Now, concussions are hard to detect. Sometimes they're detected days after an attack -- after an explosion. Forces hiding in the bunkers for safety likely could have suffered that kind of injury. It may have taken a few days. But there was no official correction of the record despite the Pentagon initially saying that there were no casualties until the story broke in the press.
And again, continued questions about how transparent the Trump administration and the Pentagon are being given these major international security issues involving Iraq, Iran, and U.S. troops deployed overseas.
Back to you.
JARRETT: Ryan Browne, thanks so much for that report.
After all the anticipation and all the buildup, it's finally here. The third impeachment trial of a president in U.S. history has now officially begun. With pomp and ceremony, the House transmitted and read out the articles of impeachment against President Trump.
(BEGIN VIDEO CLIP)
JOHN ROBERTS, CHIEF JUSTICE OF THE UNITED STATES: -- and raise their right hand.
(END VIDEO CLIP)
JARRETT: The chief justice of the United States and members of the Senate all sworn in and now, the battle begins.
Congressional correspondent Phil Mattingly has more for us.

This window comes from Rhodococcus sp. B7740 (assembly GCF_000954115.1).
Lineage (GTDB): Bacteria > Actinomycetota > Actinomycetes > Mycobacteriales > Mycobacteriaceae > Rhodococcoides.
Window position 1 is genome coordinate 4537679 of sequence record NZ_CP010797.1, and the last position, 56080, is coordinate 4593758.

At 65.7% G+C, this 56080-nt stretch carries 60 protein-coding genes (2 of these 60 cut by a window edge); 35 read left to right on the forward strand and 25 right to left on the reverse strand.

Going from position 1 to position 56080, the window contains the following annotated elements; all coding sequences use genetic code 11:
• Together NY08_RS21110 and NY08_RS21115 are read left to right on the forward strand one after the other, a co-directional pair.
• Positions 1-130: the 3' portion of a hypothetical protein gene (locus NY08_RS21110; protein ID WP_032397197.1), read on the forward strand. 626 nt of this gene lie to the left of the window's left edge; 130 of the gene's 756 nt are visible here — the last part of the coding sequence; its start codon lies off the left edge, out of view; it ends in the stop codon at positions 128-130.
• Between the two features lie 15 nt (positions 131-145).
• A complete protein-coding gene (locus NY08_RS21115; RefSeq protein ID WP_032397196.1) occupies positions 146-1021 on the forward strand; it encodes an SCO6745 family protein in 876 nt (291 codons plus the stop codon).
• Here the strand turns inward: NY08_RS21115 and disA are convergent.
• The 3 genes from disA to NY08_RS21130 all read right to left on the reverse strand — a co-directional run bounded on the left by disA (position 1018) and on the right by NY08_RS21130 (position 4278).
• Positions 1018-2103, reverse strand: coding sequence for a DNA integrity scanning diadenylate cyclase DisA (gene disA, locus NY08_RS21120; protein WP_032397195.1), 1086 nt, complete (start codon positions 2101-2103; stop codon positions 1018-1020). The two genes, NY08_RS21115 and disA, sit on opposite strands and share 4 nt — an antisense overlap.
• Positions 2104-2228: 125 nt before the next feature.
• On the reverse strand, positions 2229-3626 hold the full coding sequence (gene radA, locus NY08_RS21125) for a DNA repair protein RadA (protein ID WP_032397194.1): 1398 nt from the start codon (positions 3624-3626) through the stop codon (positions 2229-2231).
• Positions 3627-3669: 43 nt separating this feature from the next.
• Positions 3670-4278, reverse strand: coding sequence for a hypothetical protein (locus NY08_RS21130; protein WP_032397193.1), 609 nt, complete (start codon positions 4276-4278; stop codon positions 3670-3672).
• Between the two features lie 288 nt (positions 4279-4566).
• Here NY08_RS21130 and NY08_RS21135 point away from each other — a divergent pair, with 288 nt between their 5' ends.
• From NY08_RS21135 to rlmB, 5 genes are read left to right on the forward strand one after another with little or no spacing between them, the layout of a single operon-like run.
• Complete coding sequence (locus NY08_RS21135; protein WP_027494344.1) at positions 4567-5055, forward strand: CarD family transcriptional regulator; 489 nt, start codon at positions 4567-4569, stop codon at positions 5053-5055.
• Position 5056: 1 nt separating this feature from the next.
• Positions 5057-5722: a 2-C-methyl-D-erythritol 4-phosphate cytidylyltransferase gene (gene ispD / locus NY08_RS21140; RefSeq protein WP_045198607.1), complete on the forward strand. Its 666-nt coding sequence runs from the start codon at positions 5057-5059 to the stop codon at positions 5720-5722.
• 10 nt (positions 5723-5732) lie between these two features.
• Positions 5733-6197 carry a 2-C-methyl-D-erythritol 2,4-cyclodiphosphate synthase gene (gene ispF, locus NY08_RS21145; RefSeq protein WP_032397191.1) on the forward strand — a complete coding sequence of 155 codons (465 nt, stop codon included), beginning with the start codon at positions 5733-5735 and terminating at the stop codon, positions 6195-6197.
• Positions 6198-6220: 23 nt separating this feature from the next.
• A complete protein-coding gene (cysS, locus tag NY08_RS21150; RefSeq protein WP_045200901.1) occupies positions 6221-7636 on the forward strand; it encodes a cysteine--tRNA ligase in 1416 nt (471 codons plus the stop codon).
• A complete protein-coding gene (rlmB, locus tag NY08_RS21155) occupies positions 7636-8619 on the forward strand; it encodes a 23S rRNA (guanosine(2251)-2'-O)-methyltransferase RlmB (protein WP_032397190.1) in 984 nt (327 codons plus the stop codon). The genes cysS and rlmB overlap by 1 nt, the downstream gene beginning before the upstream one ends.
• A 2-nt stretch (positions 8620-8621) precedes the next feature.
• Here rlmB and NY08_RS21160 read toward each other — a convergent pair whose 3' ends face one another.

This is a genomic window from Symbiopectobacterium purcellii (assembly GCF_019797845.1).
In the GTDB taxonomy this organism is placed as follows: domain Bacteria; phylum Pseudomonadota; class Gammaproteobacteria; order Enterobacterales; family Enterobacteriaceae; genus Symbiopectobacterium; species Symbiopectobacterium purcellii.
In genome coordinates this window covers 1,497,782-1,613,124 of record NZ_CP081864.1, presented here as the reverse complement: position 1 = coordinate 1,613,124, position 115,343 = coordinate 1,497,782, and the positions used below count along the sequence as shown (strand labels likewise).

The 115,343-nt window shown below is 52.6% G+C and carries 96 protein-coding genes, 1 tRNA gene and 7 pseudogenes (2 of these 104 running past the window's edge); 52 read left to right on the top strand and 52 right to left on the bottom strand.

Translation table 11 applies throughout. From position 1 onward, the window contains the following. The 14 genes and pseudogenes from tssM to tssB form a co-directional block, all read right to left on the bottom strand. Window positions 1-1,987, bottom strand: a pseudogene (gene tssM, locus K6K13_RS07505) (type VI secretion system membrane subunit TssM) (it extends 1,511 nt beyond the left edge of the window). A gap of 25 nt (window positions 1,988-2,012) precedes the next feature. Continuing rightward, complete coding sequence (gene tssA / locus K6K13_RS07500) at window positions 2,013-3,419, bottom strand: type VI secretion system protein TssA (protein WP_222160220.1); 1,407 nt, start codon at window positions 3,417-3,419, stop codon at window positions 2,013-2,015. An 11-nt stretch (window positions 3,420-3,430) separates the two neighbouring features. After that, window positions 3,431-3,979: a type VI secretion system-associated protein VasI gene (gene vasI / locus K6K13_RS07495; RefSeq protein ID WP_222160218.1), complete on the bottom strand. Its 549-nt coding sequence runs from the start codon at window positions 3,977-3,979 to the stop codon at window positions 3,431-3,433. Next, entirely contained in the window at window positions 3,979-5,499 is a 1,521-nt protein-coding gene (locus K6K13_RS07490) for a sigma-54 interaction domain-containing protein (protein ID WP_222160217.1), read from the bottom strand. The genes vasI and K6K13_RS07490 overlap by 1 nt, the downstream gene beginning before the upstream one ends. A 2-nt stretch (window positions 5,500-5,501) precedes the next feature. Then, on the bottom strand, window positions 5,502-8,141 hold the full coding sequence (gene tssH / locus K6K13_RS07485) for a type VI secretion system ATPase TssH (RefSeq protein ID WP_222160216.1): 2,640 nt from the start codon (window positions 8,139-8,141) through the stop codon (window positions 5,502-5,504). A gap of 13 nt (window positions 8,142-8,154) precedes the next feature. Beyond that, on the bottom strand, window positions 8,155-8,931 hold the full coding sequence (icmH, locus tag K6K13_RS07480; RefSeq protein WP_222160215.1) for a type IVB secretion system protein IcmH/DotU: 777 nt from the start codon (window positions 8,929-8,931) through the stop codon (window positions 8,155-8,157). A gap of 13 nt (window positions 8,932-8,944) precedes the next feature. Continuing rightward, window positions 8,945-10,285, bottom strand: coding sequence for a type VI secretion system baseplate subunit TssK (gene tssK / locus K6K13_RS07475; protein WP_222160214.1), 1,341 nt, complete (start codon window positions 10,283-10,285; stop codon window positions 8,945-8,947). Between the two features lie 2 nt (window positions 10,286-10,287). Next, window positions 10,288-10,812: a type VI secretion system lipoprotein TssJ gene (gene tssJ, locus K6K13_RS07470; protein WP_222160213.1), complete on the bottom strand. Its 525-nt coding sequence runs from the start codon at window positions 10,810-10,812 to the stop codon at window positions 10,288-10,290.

PHIL MATTINGLY, CNN CONGRESSIONAL CORRESPONDENT: Well, Christine and Laura, this is now the Senate's job -- the idea of whether or not to vote to remove the President of the United States.
It started on Thursday with the procession of the seven House Democratic impeachment managers walking over those two articles of impeachment and what followed was something that, at least at it pertains to the United States president, has only been seen two times prior on the United States Senate floor.
Take a watch.
MICHAEL STENGER, U.S. SERGEANT AT ARMS: Hear ye, hear ye, hear ye. All persons are commanded to keep silent, on pain of imprisonment, while the House of Representatives is exhibiting to the Senate of the United States articles of impeachment against Donald John Trump, President of the United States.
SEN. CHUCK GRASSLEY (R-IA): The managers, on the part of the House, will now proceed.
REP. ADAM SCHIFF (D-CA): Donald J. Trump, President of the United States, is impeached for high crimes and misdemeanors. With the permission of the Senate, I will now read the articles of impeachment. President Trump used the powers of the presidency in a manner that compromised the national security of the United States and undermined the integrity of the United States democratic process.
SEN. MITCH MCCONNELL (R-KY): The presiding officer will now administer the oath to John G. Roberts, chief justice of the United States.